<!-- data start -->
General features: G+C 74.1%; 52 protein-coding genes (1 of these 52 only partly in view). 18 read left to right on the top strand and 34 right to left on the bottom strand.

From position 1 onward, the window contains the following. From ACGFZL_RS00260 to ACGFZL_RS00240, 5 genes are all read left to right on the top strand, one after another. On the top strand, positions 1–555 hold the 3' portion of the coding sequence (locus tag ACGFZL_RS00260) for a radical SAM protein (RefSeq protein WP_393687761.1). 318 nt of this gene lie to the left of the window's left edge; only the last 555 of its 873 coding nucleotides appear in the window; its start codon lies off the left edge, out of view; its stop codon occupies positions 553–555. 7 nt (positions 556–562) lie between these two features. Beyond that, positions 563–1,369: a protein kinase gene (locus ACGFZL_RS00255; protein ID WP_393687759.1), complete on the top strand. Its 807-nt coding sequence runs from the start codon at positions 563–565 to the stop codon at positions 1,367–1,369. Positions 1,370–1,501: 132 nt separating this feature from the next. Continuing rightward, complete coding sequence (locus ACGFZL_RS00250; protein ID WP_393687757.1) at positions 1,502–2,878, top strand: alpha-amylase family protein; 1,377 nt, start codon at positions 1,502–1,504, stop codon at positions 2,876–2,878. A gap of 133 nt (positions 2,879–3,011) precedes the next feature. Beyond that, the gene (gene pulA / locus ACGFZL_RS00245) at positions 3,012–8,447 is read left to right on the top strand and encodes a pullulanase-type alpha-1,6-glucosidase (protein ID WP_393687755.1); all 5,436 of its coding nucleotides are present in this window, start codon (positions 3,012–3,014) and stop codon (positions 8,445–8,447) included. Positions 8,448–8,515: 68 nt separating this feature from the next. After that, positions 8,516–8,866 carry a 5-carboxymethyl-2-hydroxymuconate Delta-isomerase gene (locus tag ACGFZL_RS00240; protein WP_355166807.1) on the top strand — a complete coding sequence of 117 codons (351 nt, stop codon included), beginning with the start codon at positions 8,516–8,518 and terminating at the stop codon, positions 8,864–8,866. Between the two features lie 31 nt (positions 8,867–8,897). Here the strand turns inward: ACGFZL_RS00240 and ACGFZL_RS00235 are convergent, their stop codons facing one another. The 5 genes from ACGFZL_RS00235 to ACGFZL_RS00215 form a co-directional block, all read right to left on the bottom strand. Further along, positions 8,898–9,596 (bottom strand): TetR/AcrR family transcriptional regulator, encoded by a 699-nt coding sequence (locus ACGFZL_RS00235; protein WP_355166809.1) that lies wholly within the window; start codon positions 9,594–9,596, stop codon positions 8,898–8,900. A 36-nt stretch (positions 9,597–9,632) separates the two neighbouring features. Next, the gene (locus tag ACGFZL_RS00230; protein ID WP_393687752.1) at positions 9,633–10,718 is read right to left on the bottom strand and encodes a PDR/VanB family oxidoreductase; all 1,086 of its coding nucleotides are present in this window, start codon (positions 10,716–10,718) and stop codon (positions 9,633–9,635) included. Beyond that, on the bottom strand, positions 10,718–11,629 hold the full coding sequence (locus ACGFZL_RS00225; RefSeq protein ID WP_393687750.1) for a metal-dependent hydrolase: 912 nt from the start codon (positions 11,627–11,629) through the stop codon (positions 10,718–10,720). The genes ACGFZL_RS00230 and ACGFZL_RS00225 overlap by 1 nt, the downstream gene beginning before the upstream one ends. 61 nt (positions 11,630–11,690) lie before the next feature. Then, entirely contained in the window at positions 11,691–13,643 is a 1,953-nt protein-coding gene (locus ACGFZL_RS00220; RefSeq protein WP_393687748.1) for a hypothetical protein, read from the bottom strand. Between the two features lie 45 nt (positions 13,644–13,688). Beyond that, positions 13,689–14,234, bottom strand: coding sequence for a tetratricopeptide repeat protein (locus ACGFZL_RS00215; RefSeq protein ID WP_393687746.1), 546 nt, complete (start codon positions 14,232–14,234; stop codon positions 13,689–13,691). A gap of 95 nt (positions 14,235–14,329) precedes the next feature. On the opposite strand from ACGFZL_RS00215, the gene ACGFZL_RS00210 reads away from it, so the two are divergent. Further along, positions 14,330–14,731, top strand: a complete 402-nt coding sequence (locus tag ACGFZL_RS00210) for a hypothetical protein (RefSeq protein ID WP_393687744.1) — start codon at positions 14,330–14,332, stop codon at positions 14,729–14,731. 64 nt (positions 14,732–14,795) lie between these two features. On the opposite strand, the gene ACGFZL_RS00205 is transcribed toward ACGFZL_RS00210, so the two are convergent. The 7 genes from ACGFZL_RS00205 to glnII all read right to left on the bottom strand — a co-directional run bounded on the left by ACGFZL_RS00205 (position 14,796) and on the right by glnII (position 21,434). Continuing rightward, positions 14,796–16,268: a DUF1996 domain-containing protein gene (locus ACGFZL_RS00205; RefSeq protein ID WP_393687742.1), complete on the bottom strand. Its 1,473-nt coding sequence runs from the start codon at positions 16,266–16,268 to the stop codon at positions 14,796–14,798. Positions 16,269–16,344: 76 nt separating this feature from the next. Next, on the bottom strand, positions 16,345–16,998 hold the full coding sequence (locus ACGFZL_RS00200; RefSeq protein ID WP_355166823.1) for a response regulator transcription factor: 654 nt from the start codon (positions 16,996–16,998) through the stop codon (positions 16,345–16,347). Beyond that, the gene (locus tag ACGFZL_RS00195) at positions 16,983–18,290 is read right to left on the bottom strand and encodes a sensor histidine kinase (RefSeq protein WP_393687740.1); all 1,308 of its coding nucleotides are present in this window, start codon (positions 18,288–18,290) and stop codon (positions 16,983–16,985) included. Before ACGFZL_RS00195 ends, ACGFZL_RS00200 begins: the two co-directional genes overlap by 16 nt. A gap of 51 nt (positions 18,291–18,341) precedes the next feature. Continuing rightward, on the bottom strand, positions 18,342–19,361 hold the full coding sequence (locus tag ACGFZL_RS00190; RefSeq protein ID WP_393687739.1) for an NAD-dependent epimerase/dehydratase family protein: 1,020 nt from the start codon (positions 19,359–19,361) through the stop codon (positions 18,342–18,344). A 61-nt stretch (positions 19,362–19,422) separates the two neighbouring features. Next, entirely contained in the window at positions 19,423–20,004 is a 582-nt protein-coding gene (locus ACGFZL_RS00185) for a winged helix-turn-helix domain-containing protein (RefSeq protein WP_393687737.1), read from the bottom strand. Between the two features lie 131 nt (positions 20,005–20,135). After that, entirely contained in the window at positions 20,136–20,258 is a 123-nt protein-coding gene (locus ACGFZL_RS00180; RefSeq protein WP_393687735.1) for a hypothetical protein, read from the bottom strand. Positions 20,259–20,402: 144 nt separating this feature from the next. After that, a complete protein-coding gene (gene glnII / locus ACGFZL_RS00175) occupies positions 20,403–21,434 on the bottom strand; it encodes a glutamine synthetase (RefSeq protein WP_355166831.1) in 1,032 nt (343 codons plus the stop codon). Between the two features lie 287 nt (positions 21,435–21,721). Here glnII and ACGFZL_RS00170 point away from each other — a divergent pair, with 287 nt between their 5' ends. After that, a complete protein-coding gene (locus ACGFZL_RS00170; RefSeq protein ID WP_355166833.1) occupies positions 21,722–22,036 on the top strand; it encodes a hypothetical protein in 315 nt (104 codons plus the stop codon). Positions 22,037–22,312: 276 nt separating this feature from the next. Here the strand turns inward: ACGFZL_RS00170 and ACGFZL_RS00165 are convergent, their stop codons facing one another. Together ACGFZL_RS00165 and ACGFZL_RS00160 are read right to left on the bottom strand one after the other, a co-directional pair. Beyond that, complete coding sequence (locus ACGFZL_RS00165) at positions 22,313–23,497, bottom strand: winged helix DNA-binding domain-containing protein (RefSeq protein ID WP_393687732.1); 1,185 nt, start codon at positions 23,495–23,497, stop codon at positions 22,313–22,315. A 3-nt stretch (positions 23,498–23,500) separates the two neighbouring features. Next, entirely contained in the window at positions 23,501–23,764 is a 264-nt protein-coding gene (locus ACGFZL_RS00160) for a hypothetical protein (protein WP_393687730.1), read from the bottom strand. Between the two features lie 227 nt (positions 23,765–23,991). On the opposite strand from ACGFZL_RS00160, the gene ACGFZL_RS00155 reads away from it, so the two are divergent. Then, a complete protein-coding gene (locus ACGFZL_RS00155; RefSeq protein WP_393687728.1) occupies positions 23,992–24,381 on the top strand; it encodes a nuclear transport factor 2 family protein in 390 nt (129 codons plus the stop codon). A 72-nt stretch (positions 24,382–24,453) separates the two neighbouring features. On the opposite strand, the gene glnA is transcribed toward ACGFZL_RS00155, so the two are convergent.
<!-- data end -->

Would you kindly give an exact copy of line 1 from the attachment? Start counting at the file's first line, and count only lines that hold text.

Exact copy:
General features: G+C 74.1%; 52 protein-coding genes (1 of these 52 only partly in view). 18 read left to right on the top strand and 34 right to left on the bottom strand.